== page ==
Involves new forms of sequencers that can read long distances down one strand of DNA. There are currently two effective technologies:

  • Pacific Biotechnology (PacBio) - an imaging approach that allows the detection of the incorporation of single labelled base pairs one after another into a strand of DNA being replicated (
  • Oxford Nanopore (Nanopore) - uses tiny charged pores that a strand of DNA is drawn into, and as each base passes through the hole it changes the charge in a way that can be measured ( These changes in charge are then assigned to each base and the sequence is built up from there.
Linked read technology Uses a unique barcode system to label short DNA sequences from individual molecules that are close to each other on the genome, so they can be linked to create longer sequence reads.
Metabolomics This process detects chemicals or metabolites and provides a read-out of what chemicals are in a tissue at any one time.
Microbiome The community of microorganisms (such as fungi, bacteria, and viruses) that exists in a particular environment. The environment could be anything from the body of an animal or plant or soils and waterways.
Mutations The changing of the structure of a gene, caused by the alteration of single base units in DNA, or the deletion, insertion, or rearrangement of larger sections of genes or chromosomes. The resulting variant form may be transmitted to subsequent generations.
Non-coding DNA Genes (coding DNA) account for a small percentage of the DNA in the genome - knowing the entire genome sequence will help scientists study the parts of the genome outside the genes. Non-coding DNA includes the regulatory regions that control how genes are turned on an off, as well as long stretches of DNA of unknown function.
Nonsense mutation A DNA mutation that results in a non-functional protein.
Nucleotides A single base of DNA is made up of A, C, G or T. Base pairs are the two opposing nucleotides on a double-stranded DNA molecule. A pairs with T, and C pairs with G.
Omics or 'omics Omics is the collective name for the disciplines that characterise and quantify pools of biological molecules that translate into the structure, function, and dynamics of organisms. Examples include genomics, proteomics, metabolomics, metagenomics, phenomics and transcriptomics.
Pangenome A pangenome (also pan-genome or supragenome) is the entire set of genes from all strains or varieties within a group of organisms.
Pathway In genetics, a pathway is a set of genes that work together in a biological process.
Phenotype Observable characteristics influenced both by an organism’s genotype and by the environment.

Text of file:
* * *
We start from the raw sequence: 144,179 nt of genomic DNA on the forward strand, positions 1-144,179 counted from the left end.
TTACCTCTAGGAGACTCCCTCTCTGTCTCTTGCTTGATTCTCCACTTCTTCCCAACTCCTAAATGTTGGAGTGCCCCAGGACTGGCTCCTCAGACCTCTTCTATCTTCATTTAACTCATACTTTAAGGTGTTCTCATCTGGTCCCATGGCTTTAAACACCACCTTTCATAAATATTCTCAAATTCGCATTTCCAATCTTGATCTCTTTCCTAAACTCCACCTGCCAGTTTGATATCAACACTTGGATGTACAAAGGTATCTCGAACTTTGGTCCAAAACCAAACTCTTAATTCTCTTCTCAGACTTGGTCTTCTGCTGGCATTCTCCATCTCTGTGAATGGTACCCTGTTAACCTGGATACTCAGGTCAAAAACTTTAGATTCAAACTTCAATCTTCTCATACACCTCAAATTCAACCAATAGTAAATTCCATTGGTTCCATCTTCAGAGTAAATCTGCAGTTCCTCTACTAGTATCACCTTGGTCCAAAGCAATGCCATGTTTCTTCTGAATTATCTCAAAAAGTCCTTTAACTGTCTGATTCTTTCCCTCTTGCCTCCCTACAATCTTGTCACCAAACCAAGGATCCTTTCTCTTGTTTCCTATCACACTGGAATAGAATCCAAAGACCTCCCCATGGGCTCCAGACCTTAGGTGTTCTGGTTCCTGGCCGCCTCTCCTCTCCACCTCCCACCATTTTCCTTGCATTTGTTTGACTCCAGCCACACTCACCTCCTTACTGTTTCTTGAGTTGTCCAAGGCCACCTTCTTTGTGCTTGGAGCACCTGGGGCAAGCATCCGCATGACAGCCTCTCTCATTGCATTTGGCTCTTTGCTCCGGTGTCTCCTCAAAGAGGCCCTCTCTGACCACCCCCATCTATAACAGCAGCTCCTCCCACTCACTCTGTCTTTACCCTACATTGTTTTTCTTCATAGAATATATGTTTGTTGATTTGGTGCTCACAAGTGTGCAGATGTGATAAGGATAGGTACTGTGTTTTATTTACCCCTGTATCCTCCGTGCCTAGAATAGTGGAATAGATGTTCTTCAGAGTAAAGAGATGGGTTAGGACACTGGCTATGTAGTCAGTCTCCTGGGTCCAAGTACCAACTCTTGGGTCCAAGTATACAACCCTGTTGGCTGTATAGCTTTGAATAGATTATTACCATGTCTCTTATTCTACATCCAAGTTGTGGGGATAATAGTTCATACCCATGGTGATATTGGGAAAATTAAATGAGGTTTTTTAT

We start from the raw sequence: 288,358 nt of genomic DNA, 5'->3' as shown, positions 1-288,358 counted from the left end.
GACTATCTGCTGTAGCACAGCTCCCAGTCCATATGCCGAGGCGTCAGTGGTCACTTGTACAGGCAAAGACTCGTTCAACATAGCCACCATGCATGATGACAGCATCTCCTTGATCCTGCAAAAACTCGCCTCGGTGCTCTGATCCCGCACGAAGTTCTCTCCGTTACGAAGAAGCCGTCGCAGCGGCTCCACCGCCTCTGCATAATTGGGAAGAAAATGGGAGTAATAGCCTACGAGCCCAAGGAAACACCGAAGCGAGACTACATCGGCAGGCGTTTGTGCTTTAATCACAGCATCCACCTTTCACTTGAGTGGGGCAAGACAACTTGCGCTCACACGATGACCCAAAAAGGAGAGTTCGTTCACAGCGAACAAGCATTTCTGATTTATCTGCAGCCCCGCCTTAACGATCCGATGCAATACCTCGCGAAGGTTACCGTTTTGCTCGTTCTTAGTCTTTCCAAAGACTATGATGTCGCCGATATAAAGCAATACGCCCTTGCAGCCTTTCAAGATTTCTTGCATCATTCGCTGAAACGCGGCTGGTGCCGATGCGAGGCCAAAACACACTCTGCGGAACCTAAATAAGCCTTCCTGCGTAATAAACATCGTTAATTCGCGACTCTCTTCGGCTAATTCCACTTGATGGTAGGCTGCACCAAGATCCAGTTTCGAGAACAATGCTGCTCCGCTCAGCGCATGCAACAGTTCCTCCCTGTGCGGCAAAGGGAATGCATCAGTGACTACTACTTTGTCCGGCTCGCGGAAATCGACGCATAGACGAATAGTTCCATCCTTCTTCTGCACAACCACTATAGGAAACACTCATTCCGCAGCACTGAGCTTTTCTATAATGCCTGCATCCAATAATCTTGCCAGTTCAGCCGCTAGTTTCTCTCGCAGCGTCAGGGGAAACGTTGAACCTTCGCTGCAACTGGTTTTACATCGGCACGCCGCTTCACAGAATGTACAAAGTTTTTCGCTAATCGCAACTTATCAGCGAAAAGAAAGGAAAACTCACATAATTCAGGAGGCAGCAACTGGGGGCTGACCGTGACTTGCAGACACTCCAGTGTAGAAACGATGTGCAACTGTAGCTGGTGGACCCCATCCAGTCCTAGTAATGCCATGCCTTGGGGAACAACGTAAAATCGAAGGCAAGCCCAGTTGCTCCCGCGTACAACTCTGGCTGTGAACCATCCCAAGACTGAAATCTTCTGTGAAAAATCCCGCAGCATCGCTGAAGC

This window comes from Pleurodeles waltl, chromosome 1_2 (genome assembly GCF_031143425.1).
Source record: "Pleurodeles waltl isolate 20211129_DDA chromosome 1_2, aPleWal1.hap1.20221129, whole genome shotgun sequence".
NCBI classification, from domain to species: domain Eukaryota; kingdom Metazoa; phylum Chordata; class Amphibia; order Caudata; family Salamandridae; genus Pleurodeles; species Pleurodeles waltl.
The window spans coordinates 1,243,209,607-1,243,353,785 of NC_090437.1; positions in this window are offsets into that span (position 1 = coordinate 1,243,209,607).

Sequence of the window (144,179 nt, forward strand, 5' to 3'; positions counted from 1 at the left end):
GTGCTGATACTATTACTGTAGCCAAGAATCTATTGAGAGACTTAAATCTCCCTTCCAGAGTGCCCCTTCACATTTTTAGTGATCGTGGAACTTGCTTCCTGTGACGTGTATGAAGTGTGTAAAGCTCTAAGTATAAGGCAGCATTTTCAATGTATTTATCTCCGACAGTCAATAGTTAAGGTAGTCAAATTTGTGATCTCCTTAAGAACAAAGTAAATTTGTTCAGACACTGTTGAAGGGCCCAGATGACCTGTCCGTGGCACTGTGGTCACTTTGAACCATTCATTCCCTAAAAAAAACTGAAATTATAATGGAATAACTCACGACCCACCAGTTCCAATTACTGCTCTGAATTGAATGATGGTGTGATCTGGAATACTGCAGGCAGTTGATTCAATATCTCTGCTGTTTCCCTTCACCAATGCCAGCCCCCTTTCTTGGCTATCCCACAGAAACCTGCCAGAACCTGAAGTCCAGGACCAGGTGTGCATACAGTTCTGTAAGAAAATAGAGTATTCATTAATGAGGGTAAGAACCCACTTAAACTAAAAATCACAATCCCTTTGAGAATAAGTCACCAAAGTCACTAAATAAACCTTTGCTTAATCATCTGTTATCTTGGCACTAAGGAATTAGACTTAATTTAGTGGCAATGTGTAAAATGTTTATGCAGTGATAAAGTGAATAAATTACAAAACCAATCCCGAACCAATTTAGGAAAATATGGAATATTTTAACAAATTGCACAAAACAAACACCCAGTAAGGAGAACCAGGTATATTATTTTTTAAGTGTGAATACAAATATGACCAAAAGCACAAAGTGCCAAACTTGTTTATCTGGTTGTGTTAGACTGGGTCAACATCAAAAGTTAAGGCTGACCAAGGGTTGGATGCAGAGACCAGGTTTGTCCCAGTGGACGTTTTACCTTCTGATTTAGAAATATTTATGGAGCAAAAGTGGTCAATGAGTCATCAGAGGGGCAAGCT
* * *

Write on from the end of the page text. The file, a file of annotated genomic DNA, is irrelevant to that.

This is the study of how genomic variation within the individual or their disease (including gene expression, epigenetics, germline and somatic mutations) influences one person’s response to drugs. The aim is to optimise drug therapy by maximising therapeutic effect and minimising adverse effects.

Pipeline A process for the preparation, development, production and analysis of genomic data.
Population genomics The large-scale application of genomic information to study populations, including entire genomes of an entire species (e.g., kākāpō).
Prokaryote Unicellular microbial organism that lacks a nucleus. All bacteria are prokaryotes. A related group are Archaea – these are also unicellar but are different to bacteria.
Proteomics RNA (made from turned-on genes) is translated into protein. Proteomics is a technique to look at the broad range of proteins in a cell or tissue (using mass spectrometry). We can usually identify which proteins are present in a cell and what they are doing.
RNA RNA (ribonucleic acid) is the molecule that takes information from DNA to make protein and has many other activities. RNA is only made from genes in the DNA that are turned on.
Short read sequencing (also known as next generation or second generation sequencing) Small segments of DNA strands put in order then assembled in the genome. This is assembled by looking at the sequence of each chunk and finding sequences that overlap (aligning).
SNPs About 90 percent of human genome variation can be accounted for by single nucleotide polymorphisms, or SNPs (pronounced "snips"). These are variations that involve just one nucleotide, or base.
Somatic Refers to the cells of the body in contrast to the cells that make sperm or eggs.
Structural variation or Structural Variants (SVs) Structural variation describes individual or group differences in genome structure, such as gene deletions, insertions, duplications, inversions, and translocations. These variant regions are scattered throughout genomes and are often associated with gene expression changes and observable differences among individuals (phenotypic differences).
Transcriptomics Sequencing RNA from a tissue or cell to measure the set of active genes.
Variome The whole set of genetic variations found in populations of species.
Whole genome sequencing (WGS) The process of determining the complete DNA sequence of an organism's genome.